I'm trying to recall. In all my years of selling Red Dwarf - and it actually relaunched about three years ago in the US - I don't recall any stations having to do any editing. In fact, if there were any editing to be done, it would have been in Dallas, Texas with season VII where John Kennedy is killed by... John Kennedy

Bill Young, who's the programme director there, was first aware that Kennedy would assassinate himself on the very night that Bill was going to be on air pledging the show! I think if I were in Bill's shoes I would have whacked out great portions of the show! But he went bravely on, and actually only received one complaint about the show - and that was about the cannibalism.

How does PBS compare with the kind of content stations like HBO can show?

HBO, Showtime and most of the cable channels are self-regulatory. They don't have to abide by any standards that are laid down by the US Federal Communications Commission [FCC]. All public television stations have to subscribe to certain standards, meaning they are to broadcast programmes that fit within the guidelines for decency and morality in the community... whatever they may be.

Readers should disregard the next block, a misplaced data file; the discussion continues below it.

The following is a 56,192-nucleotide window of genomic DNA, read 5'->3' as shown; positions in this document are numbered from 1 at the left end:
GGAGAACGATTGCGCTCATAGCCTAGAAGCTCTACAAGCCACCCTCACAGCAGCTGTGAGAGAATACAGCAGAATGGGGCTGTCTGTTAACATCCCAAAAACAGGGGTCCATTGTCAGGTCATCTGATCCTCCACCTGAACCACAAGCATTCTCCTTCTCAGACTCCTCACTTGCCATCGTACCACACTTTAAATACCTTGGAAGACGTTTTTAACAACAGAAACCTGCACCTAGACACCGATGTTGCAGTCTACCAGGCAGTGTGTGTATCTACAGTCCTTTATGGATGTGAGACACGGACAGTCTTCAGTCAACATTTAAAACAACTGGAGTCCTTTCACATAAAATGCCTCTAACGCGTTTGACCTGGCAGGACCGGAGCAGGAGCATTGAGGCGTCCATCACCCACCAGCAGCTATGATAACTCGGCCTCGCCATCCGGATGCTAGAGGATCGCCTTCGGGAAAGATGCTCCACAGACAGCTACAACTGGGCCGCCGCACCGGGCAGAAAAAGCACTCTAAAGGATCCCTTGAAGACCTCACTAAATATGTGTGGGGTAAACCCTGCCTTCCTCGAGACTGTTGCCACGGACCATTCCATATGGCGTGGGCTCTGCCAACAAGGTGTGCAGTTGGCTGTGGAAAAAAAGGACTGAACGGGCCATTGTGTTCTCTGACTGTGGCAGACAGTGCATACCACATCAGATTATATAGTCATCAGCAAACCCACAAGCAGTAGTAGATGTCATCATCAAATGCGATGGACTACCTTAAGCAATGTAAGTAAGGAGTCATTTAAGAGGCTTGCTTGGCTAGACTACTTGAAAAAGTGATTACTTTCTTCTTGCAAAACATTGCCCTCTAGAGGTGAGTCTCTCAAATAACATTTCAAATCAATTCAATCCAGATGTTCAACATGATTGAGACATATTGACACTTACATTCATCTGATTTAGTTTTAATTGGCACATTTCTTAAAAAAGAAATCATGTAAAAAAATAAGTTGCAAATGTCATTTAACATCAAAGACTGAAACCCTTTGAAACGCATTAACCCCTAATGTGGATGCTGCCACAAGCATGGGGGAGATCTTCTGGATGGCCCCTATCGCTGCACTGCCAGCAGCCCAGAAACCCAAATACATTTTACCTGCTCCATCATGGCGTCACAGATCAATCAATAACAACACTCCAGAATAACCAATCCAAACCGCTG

American viewers, overall - with Red Dwarf being a possible exception - are very prudish. That's why there is something of an outcry in the US right now about the relaxation of standards, language that might have been commonplace for a decade or more on UK television is creating a little bit of a stink now. But there was never a particular problem with the language on Red Dwarf. Smeg you, by the way.

Mr Flibble said, 'Thanks a lot'. Where is the show most POPULAR in the US?

Red Dwarf is played, at one time or another, in virtually all the cities in the US. There's no geographical demarcation of where it's going to do well. In Seattle, where the station KCTS has made such good use of it, they're fortunate in that they have a very 'enlightened', well-educated populous.

I would say that Red Dwarf has done well in virtually every time slot the schedulers have attempted, in fact a lot of stations have shifted it to very late-night viewing knowing that the target audience are going to be there. It currently is airing - as we tape this interview - in cities which collectively represent around 64% of all US television households. We've been at about that level of distribution for the past two years.

What other shows pass through your hands?